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Black Heroes: Women Aviators

Updated on December 28, 2014
Bessie Coleman Stamp.
Bessie Coleman Stamp. | Source
Janet Bragg
Janet Bragg | Source
Willa Brown.
Willa Brown. | Source

Bessie Colman, Janet Bragg, and Willa Brown

Bessie Coleman:

Many people do not realize that while Amelia Earhart was breaking barriers as a female pilot and becoming the darling of the nation, Bessie Coleman had to go to France to even be accepted in flight school and that she toiled away doing stunt flights and parachuting from planes. Coleman was born in 1892 in Atlanta, TX. She was a smart inquisitive child who enjoyed studying and made plans to attend Oklahoma Colored Agricultural College, now known as Langston University. She stayed in school for one semester before her money ran out and she moved in with her brother in Chicago.

It was while working as a manicurist, that Coleman was regaled with stories from aviators returning from WWI. She decided this was her passion and tried to find anyone who would train her. She was often turned away for being black or for being a woman. Neither blacks or whites in this country would train her. An editor, at the Chicago Defender, urged her to study abroad. With backing from a local banker and The Defender, Coleman took a French language course and set out for France. She studied at Fédération Aéronautique Internationale and became not only the first African-American to graduate from this school, but the first American of any gender.

She returned to the U.S. as a celebrity but could not make money as a pilot. She decided that the only way that she would do this was by stunt flying. However, again, no one in the U.S. would train her. She returned to France and in a few months, came back wow U.S. audiences with her flying prowess and she did so for the next five years. Her goal was to open an aviation school for young black pilots.

Coleman was a daredevil in the air and was often criticized by the press for being too flamboyant. However, she would not compromise on race. She was offered a part in a feature film where she was to appear in tattered rags with a pack on her back and she refused. Clearly ... [Bessie's] walking off the movie set was a statement of principle. Opportunist though she was about her career, she was never an opportunist about race. She had no intention of perpetuating the derogatory image most whites had of most blacks", wrote Doris Rich.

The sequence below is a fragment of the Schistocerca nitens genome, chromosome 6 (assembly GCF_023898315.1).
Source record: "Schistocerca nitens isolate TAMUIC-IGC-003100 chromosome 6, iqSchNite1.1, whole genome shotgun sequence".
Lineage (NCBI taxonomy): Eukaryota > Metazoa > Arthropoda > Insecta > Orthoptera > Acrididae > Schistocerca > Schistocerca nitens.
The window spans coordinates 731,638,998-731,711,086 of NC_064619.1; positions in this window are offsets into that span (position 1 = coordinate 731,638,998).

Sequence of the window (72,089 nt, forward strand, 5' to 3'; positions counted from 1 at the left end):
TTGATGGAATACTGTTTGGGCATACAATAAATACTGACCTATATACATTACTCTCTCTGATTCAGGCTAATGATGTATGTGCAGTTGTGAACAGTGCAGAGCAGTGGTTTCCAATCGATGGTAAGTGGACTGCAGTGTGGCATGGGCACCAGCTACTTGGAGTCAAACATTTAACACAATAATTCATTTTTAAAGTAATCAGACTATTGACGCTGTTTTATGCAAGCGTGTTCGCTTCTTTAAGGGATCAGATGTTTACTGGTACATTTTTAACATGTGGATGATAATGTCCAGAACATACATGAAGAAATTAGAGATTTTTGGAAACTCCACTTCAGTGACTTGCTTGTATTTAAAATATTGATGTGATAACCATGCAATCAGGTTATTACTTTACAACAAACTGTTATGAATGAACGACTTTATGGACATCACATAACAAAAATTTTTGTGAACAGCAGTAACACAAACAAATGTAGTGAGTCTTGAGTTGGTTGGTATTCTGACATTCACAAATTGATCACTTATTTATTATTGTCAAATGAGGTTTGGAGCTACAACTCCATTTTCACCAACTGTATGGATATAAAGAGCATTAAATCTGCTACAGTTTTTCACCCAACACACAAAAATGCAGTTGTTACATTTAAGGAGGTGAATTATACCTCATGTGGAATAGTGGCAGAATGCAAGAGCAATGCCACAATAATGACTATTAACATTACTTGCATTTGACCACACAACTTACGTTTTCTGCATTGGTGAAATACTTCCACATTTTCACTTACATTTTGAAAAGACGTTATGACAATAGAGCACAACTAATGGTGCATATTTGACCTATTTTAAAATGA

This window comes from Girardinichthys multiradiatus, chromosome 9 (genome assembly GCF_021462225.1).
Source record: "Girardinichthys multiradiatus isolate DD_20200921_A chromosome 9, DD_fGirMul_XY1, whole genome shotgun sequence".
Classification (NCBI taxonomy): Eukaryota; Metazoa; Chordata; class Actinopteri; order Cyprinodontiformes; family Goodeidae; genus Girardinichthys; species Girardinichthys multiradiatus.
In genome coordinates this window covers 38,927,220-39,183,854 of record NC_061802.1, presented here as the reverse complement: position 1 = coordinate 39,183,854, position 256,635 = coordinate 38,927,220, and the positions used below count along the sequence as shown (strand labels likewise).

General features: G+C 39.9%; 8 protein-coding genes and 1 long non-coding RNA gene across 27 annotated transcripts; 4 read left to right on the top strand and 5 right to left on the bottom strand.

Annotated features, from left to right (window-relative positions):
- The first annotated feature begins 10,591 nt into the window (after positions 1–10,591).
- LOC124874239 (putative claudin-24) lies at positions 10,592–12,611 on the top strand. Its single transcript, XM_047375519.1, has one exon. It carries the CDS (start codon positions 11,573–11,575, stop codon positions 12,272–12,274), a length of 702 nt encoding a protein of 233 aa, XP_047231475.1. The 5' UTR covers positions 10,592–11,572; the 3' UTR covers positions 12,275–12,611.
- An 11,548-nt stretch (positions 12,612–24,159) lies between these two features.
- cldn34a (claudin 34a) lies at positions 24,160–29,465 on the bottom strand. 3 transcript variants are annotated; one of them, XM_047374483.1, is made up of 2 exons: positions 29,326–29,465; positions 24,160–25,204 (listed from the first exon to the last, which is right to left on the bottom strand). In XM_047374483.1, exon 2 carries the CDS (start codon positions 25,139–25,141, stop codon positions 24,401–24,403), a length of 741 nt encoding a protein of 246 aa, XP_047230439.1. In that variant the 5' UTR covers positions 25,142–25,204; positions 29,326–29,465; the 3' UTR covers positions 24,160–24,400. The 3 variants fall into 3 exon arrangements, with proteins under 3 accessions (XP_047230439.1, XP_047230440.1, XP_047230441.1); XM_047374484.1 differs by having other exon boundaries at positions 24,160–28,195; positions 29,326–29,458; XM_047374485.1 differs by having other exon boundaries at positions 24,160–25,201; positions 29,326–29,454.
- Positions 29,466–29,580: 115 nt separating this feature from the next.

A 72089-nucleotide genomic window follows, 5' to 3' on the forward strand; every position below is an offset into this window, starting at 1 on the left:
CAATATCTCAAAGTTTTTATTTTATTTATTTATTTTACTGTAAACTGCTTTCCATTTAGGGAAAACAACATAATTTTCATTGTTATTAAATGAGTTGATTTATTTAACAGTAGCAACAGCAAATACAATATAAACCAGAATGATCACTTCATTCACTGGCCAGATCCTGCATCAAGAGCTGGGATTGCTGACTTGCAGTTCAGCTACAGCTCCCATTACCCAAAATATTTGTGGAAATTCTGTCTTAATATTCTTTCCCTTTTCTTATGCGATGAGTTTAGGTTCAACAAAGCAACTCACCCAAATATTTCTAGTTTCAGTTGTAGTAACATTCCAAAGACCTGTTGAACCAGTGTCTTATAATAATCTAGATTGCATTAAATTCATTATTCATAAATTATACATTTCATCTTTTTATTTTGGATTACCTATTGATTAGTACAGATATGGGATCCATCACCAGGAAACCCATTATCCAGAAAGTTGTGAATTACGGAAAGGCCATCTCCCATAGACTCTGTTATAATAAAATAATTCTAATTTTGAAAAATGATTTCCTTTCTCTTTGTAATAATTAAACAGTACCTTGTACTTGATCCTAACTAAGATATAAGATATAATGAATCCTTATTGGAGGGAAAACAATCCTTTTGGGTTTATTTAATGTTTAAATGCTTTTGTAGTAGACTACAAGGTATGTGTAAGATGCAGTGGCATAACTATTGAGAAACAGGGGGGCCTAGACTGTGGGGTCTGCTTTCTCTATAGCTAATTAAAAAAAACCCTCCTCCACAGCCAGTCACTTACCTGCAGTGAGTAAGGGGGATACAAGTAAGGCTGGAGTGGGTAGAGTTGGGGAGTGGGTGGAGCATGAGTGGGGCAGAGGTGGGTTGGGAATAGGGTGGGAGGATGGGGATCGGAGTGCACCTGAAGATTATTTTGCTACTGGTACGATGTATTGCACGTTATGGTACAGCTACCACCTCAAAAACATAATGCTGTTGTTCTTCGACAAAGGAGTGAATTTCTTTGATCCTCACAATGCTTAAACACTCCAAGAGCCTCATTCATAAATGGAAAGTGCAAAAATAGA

Coleman died on April 30, 1926 when the new plane she was flying took a sudden nose dive and she was thrown from the aircraft. She died instantly when she hit the ground. The cause of the accident was a wrench that was left in the engine and it jammed the gear box. Coleman’s legacy inspired African American men and women to become pilots.

Janet Harmon Bragg

Janet Harmon Bragg faced adversity from the time she decided she wanted to fly. If it was not the color of her skin that was used as a barrier, it was her gender. Her aviation class was all male except for herself. She endeared herself to her classmates by helping buy their first plane and helping build their school, Aeronautical University of Chicago. She was the first African American woman to earn a private pilot’s license in the United States.

She became an instructor and trained other women pilots. She applied for the Women’s Airforce Pilots (WASP) but was denied because of the color of her skin. Even though she trained WASPs, she was not allowed to be one. She then applied to be a military nurse, for which she was certified, but the military denied her application because the colored quota had been met. She was very instrumental in starting National Airmen's Association of America. She also entered the famous Civilian Pilot Training Program at Tuskegee Institute in Alabama in hopes of getting her commercial pilot’s license. She completed the coursework but was denied the license because she was a woman.

Bragg died in 1993.

Willa Brown

Willa Brown was born in Kentucky in 1906. She was trained as a teacher and Social worker, but thought that she could be doing more. She discovered flying after moving to Chicago. Her mentor was Bessie Coleman. Brown would be the first African American woman to earn a Commercial Pilot’s License. She was later named the coordinator of the Chicago unit of the Civil Air Patrol which was an integrated unit. She was also instrumental in starting the and training over 200 members of the famous Tuskegee Airmen. Brown died in 1992.

Janet Harmon Bragg


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